Deep in the haze of jet lag after travelling and waiting at airports for a combined 30 hours and crossing 10 time zones, including losing an entire 11th August somewhere over the pacific, I was home and listening to last week’s This Week in Photo/Family. Just a small part of the discussion was about free lensing. Using the camera without the lens actually screwed in.
The creative potential immediate switched on a light blub in my mind so I just had to try it out for myself. Rather that take the cautious approach of perhaps reading up on it or even looking for a you tube video. I jumped in! After all I had already begun a taking a few photos using no lens at all. All seemed reasonable and it was, but here are a few pointers to make it easier to get decent results.
- [Optional] Take a photo of your approximate intended composition and the not eof the setting you used to get a good exposure, because you need to make the free lens photos in manual mode (because the lens is not attached). Don’t forget ISO & White Balance (usually Auto WB is a good start)
- Detach the lens and set focus (to infinity is fine), because you will be actually focusing differently later. Most digital lenses no longer have a f stop rings and the default is to leave the lens open right up (to make focusing easier if it is open until you press the button). if you have an older (film) lens with an F stop ring on the lens open it up to the largest size (so let as much light as possible through). Switch your exposure to Manual (M)
- I found how I hold the lens makes a big different and I found the best approach is to hold the lens firm between my thumb and fingers and laying it on my fingers of my left hand. Then I slid the camera (without a lens onto the ball of my thumb and open palm until it almost reaches the lens and about to connect. This makes sure the lens axis is pretty close to being aligned with the sensor.
- Next I needed to orient the lens (it can have a slight tilt) and move the camera back and forth until the image in either the view finder or better still in live view, on the screen on the back of the camera. The focusing working exactly like using a magnifying glass. Depending on how far from the subject you are you need to move the magnifier back and forth until the (enlarged) image comes into sharp focus. That’s all you need to master. The further back you hold the lens the further away you may need to hold the camera. It is generally only small adjustments to the camera lens separation that are required and it is not hard once you get the hang of sliding the camera behind the lens.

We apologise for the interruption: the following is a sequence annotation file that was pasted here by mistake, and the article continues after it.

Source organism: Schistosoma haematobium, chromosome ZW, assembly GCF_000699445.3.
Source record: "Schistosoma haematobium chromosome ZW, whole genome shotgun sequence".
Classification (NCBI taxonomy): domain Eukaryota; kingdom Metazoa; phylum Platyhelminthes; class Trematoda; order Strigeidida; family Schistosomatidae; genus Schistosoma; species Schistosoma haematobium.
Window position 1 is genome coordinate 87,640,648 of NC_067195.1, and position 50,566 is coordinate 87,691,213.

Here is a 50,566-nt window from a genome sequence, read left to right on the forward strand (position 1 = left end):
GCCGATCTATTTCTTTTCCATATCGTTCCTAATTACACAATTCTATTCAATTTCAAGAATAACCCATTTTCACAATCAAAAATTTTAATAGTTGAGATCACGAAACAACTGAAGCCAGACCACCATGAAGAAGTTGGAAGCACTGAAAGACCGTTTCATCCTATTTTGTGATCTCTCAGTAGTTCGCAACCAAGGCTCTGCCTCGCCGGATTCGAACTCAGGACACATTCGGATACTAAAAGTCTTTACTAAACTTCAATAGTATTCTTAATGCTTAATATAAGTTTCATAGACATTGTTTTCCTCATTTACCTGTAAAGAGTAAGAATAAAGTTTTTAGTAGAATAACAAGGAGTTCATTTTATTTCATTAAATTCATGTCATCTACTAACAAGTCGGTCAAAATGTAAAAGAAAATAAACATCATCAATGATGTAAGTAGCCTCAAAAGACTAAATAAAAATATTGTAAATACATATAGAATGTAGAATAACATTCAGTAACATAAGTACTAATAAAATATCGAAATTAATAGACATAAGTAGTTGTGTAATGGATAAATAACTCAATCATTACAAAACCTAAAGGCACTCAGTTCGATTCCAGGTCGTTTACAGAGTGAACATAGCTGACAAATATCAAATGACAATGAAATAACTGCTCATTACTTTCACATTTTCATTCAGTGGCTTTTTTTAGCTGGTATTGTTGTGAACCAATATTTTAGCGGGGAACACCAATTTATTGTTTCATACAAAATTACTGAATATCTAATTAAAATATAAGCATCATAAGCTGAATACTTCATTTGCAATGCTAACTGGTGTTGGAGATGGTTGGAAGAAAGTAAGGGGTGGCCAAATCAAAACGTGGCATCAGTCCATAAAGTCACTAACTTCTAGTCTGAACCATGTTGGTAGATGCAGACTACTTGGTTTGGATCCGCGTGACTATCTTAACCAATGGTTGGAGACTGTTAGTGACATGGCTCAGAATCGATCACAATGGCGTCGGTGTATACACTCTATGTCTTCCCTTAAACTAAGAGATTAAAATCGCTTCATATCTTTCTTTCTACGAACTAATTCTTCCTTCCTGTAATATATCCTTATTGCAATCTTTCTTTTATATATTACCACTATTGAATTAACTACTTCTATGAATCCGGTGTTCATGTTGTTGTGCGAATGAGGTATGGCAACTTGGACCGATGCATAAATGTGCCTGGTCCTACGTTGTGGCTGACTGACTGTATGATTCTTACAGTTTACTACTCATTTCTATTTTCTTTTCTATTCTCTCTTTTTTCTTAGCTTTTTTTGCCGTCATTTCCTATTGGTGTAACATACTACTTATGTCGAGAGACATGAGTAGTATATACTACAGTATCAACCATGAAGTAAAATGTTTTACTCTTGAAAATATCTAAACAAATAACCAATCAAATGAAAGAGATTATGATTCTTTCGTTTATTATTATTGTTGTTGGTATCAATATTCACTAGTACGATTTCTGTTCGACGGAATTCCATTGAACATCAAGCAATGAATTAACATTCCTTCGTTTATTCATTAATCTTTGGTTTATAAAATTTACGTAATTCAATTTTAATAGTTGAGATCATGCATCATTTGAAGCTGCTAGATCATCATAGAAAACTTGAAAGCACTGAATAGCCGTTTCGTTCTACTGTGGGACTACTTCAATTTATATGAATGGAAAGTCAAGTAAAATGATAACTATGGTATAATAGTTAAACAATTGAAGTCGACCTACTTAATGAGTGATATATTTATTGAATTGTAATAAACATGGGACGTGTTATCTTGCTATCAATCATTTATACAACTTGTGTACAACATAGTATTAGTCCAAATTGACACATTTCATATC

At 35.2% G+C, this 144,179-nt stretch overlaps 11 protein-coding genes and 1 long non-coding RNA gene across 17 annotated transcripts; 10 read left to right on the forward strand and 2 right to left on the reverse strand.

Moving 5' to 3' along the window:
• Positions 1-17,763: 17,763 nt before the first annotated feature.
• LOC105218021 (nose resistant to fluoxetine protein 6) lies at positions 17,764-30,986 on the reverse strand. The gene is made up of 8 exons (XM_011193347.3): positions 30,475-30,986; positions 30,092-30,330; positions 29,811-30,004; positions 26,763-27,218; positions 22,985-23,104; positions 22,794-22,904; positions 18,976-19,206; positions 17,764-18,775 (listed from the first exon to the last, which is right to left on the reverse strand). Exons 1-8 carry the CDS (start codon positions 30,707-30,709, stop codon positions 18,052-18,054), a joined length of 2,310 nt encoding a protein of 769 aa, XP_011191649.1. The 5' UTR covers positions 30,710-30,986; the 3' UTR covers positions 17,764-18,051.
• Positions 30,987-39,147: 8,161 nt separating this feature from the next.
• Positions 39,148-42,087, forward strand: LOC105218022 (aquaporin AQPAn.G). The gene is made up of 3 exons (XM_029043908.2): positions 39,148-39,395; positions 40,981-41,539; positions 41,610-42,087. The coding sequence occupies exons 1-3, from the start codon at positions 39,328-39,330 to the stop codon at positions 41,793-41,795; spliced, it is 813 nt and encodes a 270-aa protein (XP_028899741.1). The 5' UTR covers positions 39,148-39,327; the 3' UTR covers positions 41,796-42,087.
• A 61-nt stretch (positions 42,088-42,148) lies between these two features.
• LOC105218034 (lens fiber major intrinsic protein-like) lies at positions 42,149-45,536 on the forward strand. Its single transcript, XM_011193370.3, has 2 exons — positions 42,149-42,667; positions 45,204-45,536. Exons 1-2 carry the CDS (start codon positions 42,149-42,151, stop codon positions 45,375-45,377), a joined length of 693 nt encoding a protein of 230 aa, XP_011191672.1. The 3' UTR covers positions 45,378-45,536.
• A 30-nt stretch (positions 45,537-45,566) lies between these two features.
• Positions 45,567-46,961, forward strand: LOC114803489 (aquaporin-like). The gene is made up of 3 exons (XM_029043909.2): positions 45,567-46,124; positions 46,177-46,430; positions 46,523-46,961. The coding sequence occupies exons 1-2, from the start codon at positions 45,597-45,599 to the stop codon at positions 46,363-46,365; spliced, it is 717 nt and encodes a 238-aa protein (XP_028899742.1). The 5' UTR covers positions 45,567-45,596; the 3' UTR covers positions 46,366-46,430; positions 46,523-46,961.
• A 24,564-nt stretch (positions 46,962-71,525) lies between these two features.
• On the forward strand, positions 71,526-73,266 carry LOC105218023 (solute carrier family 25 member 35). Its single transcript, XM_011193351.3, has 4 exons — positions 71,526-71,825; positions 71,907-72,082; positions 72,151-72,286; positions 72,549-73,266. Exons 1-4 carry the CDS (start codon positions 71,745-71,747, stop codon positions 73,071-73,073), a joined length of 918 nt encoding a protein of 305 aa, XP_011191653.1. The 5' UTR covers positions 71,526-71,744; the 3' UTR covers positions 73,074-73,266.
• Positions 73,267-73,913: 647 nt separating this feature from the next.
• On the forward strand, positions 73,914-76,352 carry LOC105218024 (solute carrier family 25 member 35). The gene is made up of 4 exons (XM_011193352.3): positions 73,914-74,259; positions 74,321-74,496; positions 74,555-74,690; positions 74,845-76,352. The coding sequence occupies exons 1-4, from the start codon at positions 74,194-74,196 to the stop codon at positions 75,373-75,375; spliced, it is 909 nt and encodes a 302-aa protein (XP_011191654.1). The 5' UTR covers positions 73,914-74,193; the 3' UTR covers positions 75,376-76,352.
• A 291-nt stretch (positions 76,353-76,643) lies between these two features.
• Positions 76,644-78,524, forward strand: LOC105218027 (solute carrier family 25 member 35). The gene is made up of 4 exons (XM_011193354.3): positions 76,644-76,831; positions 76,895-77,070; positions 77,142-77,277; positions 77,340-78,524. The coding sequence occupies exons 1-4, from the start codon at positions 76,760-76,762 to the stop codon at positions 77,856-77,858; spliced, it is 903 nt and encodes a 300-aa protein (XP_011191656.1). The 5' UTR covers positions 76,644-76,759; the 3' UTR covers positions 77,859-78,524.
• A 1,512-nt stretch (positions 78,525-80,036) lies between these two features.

The depth of field that is in clear focus (the sweat spot of focus) is typically very thin. So only a small area of the photo might be in focus. Slight tilting of the axis of the lens relative to the sensor will move the sweat spot around the resulting image. This is where the real charm and creativity comes it. and not always predictable
Make a super Macro photo.
Using Free Lensing you will be able able to get the lens closer to the subject and bring the camera close without much tilt will work exactly like extension rings and give you a significant enlargement/macro lens effect.
Make a tilt shift effect
This can be a little of a challenge but slight tilts, using your fingers on the lens, rather than the camera, will elongate the image on the sensor and careful selection of an offset focus plane ( the “sweat spot” is actually a plane) can give the resulting image with a tilt shift style appearance.
Just have fun
The gradual out of focus drop off at the edges can make free lens photos wonderfully dreamy and artistic. Go and have some fun with this method, it will cost you nothing if you has a digital camera with an interchange lens.
There are a couple of obvious limitations and problems. Because the camera is open there is a significant chance of light leakage and flares (which may just be represented as a colour fogging). This is particularly likely if you are photographing into the light (ie a backlit subject), but such flares can be used creatively and really add to the dreamy effects.
The other concern is dust on the sensor. Because the camera is open you run a real risk of getting dust and dirt and your sensor. I am quiet happy to clean my sensors with a an air blaster (I take the brush off the hand blower). So I recommend it is good practise to have a air blower handy lift the mirror and do a dust blast with the camera inverted (so any dust/dirt falls out of the camera safely) before you reattach the lens. Its probably also a good idea to practice the free lensing technique indoors until you are proficient enough to minimize the open exposure outside.
I doubt free lensing is a particularly new technique. I joined a flickr group that is at least 7 years old. The original lensbaby, a popular photographer’s toy, is basically a flexible tube that achieves the same as separating the lens from the camera (it just covers the gap, avoiding the light leaks, and a has simple single aperture lens and costs much more than just unscrewing the lens)